On the response to the forth Rambo film in Myanmar, Reuters reported: “Police in Myanmar have given DVD hawkers strict orders not to stock the new Rambo movie, a Yangon resident told Reuters on Friday. Despite the prohibition, pirated copies of the movie are widely available on the streets of the former capital, where it is fast becoming a talking point among a population. "People are going crazy with the quote 'Live for nothing, die for something'," one resident said, referring to the tagline of the fourth Rambo installment, which opened in the United States this week. [Source: Reuters, February 1, 2008]

Even though it received lukewarm reviews, it is likely to be a sure-fire hit with opponents of the junta, with some even hoping it could spur a change of regime in the impoverished southeast Asian nation. "This movie could fuel the sentiment of Myanmar people to invite American troops to help save them from the junta," one Yangon resident told Reuters by e-mail. As with previous Rambo films, it is short on plot and long on blood and guts -- although viewers appear to think it is all relative. "Rambo acted very cruelly, but his cruelty is nothing compared to that of the military junta," a Myanmar student in Thailand, who did not wish to be named, told Reuters.

“The Lady”: Film with Michelle Yeoh Playing Aung San Suu Kyi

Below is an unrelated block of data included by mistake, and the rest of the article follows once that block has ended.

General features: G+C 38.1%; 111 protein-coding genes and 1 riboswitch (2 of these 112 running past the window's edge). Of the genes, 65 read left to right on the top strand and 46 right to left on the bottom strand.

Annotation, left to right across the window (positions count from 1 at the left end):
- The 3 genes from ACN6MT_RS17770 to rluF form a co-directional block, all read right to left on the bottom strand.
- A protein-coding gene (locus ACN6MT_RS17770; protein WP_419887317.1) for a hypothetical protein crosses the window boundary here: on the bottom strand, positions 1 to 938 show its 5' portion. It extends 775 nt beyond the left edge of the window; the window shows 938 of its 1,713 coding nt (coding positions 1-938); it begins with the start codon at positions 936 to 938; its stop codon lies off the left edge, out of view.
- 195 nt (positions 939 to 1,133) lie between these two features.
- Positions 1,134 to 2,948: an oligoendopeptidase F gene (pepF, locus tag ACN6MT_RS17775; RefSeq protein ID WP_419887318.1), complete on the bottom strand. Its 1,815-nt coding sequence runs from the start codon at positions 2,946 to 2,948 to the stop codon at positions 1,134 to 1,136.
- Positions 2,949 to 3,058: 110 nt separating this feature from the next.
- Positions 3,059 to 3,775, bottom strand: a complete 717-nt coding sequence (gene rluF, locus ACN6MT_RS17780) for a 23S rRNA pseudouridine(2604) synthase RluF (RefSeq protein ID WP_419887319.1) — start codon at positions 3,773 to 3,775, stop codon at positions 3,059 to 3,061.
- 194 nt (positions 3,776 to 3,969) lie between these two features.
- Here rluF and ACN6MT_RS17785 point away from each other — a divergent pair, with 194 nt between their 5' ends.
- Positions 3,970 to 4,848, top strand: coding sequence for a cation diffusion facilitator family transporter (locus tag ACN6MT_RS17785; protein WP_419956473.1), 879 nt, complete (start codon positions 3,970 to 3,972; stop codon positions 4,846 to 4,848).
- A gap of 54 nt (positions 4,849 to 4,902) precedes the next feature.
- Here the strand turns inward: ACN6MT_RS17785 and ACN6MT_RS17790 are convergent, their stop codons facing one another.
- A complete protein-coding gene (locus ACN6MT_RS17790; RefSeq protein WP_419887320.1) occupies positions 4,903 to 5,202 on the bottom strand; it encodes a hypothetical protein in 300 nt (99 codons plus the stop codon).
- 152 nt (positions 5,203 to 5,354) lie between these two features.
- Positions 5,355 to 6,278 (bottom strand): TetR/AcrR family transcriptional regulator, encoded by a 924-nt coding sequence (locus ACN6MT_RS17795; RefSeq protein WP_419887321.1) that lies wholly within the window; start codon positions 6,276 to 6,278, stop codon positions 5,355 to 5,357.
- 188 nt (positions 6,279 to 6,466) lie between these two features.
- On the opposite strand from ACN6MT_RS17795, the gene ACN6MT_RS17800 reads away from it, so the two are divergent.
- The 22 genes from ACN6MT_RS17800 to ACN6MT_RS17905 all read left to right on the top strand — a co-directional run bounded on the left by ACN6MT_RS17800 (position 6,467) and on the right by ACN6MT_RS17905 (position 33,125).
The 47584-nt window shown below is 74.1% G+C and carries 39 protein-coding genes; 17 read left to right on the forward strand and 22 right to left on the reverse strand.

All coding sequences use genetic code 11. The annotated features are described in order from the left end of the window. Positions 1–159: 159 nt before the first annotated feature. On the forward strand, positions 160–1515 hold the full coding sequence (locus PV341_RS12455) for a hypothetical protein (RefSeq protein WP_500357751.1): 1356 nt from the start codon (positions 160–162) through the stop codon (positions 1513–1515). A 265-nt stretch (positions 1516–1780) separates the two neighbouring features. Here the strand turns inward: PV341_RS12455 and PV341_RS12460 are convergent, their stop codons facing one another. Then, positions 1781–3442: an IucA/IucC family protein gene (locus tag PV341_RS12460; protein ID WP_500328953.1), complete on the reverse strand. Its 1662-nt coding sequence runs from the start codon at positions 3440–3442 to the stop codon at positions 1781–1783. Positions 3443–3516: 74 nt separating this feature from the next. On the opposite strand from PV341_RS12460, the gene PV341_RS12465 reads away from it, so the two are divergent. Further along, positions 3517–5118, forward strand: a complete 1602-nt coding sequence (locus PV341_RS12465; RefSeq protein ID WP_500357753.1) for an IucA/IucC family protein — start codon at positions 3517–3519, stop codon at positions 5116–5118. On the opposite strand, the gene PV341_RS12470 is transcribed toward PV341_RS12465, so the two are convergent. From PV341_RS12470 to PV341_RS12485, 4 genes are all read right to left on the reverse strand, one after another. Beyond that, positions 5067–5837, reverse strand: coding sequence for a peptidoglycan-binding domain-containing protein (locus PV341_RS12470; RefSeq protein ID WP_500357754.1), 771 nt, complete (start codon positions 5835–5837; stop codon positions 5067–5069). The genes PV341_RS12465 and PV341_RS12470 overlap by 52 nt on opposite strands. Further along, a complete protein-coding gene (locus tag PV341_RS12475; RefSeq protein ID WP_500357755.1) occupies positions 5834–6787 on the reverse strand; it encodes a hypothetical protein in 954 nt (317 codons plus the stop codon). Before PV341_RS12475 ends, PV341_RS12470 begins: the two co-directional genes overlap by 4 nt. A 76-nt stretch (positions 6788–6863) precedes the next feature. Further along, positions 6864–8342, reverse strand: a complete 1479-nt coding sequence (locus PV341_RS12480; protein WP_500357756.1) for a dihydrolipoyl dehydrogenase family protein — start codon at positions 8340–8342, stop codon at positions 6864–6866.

“The Lady” (2011) is a film about Aung San Suu Kyi as she becomes the center of Myanmar’s pro-democracy movement, and her relationship with her husband, the Oxford academic and Tibet scholar Michael Aris. Directed by Luc Besson, it stars Michelle Yeoh as Aung San Suu Kyi. According to IMDB: “ “The Lady”is an epic love story about how an extraordinary couple and family sacrifice their happiness at great human cost for a higher cause...Despite distance, long separations, and a dangerously hostile regime, their love endures until the very end. A story of devotion and human understanding set against a background of political turmoil, “The Lady” also is the story of the peaceful quest of the woman who is at the core of Burma's democracy movement. At on point, Giuseppe Tornatore was considered to direct the movie. [Source: IMBD]

The film is titled The Lady after Aung San Suu Kyi's nickname in Burma. It , focuses heavily on the personal sacrifices she made. Aris is played the British actor David Thewlis. Parts of the film were shot in France and Britain. Other parst were shot in Thailand, where Aung San Suu Kyi’s house was recreated. The actors in the scenes set in Myanmar were mostly Burmese and Thais and the film crew was largely Thai. The actor who plays Aung San Suu Kyi’s father, Aung San, really looks like her father. He's a Burmese from the north of Thailand and was honoured to play Aung San. In one scene set in 1947, Burmese soldiers are shown carrying AK-47s. The production of the assault rifle AK-47 began in 1949.